Early learner perceptions of the attributes of effective preceptors
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Medical education in the US has adapted to the shift of patient care from hospital to ambulatory settings by developing educational opportunities in outpatient settings. Faculty development efforts must acknowledge learners’ perspectives to be effective in improving teaching and learning. Clinics provide important and unique learning opportunities, but also present different challenges for preceptors (i.e., physician teachers) and learners. Multiple studies have identified characteristics of effective preceptors of ambulatory care medicine. However, most of these studies were conducted among residents or students with clinical experience. To investigate preclinical, second-year medical students’ perceptions of preceptor quality, we conducted an exploratory qualitative study using analysis of student learning journals. The purposive sample included 120 medical students in a private, Midwestern medical school in the United States. Learning journals of 110 students for two semesters were reviewed. Five attributes of an effective preceptor emerged: (1) Demonstrates professional expertise (2) Actively engages students in learning (3) Creates a positive environment for teaching and learning (4) Demonstrates collegiality and professionalism (5) Discusses career-related topics and concerns. Our findings suggest preclinical learners often begin initial clinical experiences with sophisticated definitions of professional expertise, and hold specific expectations for professionalism. These are based on previous coursework and personal experience. These expectations influence their perceptions of effective preceptors and learning experiences. Early clinical experiences can also influence perceptions about career and specialty choice. Improving our understanding of preclinical learners’ perceptions of preceptor quality will improve the efficacy of faculty development efforts and learning experiences.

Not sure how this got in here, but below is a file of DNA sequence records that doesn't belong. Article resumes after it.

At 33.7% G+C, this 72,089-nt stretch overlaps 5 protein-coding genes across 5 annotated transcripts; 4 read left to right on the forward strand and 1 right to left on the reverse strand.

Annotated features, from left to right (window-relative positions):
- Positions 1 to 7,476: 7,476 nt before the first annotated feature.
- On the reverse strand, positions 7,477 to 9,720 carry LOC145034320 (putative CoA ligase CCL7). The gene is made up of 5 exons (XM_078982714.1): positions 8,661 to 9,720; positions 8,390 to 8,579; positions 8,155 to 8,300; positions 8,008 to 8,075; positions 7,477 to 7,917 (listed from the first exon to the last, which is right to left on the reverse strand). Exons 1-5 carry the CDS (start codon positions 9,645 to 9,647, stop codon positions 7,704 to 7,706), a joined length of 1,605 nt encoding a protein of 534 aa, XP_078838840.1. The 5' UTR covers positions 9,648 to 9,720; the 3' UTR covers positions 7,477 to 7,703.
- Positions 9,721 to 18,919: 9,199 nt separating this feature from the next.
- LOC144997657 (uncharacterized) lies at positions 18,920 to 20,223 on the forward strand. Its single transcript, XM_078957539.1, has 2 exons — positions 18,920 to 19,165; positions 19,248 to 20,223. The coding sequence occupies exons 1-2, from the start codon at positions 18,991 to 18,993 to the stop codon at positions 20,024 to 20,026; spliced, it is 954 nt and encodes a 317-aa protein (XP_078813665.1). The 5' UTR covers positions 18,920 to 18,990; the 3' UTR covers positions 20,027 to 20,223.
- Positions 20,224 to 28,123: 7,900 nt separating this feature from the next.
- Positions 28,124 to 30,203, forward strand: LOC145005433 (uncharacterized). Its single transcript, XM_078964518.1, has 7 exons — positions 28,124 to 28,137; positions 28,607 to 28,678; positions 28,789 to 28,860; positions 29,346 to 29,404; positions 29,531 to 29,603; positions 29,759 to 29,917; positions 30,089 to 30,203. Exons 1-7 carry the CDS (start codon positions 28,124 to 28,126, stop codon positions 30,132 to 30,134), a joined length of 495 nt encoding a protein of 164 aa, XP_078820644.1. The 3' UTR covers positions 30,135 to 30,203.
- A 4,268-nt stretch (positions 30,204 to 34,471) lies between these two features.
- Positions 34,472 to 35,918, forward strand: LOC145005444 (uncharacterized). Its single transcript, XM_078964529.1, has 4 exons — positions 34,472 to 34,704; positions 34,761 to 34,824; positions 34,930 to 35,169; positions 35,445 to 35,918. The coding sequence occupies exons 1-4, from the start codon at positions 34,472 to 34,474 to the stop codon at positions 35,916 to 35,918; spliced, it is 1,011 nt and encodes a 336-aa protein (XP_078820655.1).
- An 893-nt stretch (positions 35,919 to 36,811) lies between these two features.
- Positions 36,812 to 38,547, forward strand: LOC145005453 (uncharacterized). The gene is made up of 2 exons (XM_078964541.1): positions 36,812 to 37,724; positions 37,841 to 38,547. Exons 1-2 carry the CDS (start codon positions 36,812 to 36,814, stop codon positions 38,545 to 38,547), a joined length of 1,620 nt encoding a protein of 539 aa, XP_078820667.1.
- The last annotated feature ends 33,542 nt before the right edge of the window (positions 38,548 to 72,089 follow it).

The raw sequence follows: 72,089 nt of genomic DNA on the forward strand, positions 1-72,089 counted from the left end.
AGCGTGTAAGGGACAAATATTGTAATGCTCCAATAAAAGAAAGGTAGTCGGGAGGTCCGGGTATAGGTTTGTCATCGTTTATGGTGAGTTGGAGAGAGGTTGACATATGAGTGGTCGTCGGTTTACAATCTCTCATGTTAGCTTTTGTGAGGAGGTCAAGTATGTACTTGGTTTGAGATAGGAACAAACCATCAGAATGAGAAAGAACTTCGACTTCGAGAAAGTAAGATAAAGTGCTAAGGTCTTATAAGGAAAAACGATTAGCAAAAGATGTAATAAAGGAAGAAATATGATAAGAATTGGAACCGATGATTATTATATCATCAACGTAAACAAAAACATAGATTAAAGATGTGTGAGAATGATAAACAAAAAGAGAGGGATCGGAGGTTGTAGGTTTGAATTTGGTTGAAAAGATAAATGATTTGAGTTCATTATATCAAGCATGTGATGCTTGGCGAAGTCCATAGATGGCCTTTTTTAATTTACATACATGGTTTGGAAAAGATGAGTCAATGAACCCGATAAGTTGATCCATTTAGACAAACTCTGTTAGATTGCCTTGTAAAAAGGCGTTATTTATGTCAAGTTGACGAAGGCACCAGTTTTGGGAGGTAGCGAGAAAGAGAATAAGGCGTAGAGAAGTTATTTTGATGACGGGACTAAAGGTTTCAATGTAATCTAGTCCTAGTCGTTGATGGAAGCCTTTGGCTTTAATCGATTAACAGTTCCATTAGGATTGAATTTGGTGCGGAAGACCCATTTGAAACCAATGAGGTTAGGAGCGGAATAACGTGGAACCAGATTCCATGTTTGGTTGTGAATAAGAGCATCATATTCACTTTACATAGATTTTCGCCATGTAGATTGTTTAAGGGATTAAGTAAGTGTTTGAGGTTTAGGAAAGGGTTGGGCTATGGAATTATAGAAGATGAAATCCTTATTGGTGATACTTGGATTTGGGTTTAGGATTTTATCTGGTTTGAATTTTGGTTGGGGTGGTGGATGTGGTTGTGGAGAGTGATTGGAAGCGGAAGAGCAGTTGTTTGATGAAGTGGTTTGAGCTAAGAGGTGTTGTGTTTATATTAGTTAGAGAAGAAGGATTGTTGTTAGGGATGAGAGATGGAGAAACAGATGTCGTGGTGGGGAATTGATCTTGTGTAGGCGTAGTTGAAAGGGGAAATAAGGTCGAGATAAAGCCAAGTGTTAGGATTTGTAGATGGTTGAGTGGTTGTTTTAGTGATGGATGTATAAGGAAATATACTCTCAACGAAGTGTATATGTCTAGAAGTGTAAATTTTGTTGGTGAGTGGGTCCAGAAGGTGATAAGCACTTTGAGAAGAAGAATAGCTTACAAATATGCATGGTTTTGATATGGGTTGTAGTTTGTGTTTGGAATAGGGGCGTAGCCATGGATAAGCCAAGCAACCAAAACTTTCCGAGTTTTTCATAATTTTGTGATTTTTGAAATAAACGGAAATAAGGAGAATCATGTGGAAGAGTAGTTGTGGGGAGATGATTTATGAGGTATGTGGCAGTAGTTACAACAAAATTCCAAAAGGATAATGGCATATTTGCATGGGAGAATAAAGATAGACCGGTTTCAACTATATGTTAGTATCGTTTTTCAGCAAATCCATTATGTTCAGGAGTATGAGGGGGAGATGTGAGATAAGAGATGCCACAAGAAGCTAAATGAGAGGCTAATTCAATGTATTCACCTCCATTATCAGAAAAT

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- Early learner perceptions of the attributes of effective preceptors
Advances in Health Sciences Education
Volume 13, Issue 5 , pp 649-658
- Cover Date
- Print ISSN
- Online ISSN
- Springer Netherlands
- Additional Links
- Clinical teaching
- Qualitative research
- Medical education
- Role models
- Industry Sectors
- Author Affiliations
- 1. Office of Medical Education, Creighton University School of Medicine, Omaha, NE, 68131, USA
- 2. Department of Medicine, Creighton University School of Medicine, 601 North 30th Street, Suite 5850, Omaha, NE, 68131, USA